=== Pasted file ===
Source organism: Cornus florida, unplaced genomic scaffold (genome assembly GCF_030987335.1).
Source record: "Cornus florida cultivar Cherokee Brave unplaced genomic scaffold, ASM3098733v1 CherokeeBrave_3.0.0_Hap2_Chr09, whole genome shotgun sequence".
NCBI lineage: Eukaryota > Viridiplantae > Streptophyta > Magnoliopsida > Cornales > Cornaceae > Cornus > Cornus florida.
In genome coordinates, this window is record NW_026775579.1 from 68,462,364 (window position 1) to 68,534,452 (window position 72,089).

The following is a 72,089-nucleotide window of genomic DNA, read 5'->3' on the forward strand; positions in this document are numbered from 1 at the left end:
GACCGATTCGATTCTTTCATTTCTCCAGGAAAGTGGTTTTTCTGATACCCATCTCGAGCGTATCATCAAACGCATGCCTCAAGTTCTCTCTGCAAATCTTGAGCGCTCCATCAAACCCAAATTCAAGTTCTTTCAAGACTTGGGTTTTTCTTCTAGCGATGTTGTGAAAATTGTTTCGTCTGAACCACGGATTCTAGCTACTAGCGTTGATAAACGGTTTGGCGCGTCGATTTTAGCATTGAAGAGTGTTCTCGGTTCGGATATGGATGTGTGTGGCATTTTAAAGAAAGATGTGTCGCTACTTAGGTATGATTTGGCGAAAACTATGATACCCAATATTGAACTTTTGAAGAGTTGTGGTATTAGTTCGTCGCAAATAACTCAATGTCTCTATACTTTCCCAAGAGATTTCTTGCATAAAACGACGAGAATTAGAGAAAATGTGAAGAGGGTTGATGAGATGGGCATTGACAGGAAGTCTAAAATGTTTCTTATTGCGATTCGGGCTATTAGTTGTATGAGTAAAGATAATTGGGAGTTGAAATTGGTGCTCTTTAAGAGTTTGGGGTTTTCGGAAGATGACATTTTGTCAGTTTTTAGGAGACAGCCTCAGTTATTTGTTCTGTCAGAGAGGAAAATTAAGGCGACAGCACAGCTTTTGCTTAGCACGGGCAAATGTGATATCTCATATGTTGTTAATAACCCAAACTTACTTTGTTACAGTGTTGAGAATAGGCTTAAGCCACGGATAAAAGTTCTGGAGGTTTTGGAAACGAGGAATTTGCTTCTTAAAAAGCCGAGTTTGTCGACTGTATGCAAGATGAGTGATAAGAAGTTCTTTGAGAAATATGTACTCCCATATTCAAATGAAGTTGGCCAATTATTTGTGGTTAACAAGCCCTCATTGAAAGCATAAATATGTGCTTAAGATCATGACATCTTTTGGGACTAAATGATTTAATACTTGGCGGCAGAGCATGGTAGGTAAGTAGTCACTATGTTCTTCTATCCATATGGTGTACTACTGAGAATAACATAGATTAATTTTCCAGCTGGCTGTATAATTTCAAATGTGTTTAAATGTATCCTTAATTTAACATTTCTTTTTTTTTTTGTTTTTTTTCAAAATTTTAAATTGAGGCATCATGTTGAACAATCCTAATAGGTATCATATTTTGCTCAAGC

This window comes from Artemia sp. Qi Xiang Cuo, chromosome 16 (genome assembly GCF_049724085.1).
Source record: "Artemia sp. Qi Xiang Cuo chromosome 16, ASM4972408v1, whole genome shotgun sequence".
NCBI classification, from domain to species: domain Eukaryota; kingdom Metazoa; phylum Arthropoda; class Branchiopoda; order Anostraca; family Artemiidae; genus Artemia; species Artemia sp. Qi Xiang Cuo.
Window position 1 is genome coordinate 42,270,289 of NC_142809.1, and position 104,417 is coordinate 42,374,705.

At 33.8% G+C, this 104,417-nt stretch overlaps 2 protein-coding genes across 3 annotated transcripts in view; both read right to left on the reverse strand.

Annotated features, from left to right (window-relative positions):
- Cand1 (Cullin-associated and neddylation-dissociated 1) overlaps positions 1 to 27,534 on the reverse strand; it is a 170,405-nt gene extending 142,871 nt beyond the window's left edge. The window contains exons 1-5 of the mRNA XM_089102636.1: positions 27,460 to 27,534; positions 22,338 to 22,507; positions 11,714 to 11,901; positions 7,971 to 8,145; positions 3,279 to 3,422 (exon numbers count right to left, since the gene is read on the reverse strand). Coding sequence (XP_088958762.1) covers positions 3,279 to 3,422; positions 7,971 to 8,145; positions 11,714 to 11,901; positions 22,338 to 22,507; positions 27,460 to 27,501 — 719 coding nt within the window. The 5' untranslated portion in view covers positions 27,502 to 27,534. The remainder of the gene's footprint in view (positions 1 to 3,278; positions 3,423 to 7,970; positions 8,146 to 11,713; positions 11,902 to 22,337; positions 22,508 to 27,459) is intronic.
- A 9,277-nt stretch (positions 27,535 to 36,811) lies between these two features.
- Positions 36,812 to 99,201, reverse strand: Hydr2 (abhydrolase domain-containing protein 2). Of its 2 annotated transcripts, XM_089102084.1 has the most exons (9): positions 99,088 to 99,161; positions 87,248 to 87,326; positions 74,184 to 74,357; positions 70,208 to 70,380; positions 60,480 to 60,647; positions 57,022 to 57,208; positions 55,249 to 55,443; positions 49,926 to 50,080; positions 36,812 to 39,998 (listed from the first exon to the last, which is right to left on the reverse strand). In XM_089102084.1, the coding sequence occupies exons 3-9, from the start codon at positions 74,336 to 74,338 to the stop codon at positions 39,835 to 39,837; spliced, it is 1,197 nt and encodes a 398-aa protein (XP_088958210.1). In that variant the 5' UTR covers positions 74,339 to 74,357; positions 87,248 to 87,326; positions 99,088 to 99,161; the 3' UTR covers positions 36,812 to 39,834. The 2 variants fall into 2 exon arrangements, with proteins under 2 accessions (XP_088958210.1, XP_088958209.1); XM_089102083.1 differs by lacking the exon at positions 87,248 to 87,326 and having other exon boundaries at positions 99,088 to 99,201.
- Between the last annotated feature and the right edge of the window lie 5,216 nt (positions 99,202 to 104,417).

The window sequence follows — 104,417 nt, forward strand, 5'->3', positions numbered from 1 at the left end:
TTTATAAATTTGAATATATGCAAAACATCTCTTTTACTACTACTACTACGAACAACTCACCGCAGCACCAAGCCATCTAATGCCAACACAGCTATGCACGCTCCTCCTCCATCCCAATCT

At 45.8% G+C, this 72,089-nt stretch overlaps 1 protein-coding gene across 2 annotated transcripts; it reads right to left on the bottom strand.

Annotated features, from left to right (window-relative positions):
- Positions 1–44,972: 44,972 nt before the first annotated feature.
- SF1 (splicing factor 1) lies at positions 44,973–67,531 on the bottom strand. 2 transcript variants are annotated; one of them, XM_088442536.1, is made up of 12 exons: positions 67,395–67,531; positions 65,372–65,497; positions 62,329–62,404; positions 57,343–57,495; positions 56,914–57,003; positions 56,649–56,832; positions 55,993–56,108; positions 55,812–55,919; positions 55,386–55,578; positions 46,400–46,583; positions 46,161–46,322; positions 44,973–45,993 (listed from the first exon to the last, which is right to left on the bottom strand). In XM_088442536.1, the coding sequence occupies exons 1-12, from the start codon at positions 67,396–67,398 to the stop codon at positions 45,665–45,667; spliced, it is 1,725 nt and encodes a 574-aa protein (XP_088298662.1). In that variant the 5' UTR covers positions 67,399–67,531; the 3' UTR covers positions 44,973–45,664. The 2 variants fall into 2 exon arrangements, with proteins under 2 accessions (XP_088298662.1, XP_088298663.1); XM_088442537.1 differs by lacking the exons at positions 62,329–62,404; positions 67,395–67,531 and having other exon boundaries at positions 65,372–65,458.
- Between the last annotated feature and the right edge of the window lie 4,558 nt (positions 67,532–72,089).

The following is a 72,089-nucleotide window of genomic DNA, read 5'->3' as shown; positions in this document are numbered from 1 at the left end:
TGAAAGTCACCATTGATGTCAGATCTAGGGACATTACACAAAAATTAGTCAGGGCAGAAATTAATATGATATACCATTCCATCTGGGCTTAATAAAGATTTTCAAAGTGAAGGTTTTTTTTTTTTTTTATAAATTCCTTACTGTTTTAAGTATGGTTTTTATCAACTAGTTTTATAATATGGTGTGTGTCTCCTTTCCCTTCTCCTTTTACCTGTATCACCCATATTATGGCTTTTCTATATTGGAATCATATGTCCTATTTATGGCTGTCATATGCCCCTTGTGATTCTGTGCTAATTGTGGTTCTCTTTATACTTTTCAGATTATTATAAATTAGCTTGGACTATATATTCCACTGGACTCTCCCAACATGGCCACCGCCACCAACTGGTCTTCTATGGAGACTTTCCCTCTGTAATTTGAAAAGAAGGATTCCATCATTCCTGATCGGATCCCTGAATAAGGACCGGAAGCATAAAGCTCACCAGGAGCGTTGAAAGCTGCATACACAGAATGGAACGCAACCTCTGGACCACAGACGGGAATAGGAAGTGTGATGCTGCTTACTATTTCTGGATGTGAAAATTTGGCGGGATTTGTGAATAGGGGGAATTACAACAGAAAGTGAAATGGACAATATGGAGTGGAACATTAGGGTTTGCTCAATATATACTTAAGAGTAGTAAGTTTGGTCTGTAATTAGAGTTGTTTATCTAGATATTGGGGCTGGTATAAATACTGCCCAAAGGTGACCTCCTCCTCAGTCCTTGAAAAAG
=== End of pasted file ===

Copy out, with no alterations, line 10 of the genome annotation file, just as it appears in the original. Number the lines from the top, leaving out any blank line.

Window position 1 is genome coordinate 42,270,289 of NC_142809.1, and position 104,417 is coordinate 42,374,705.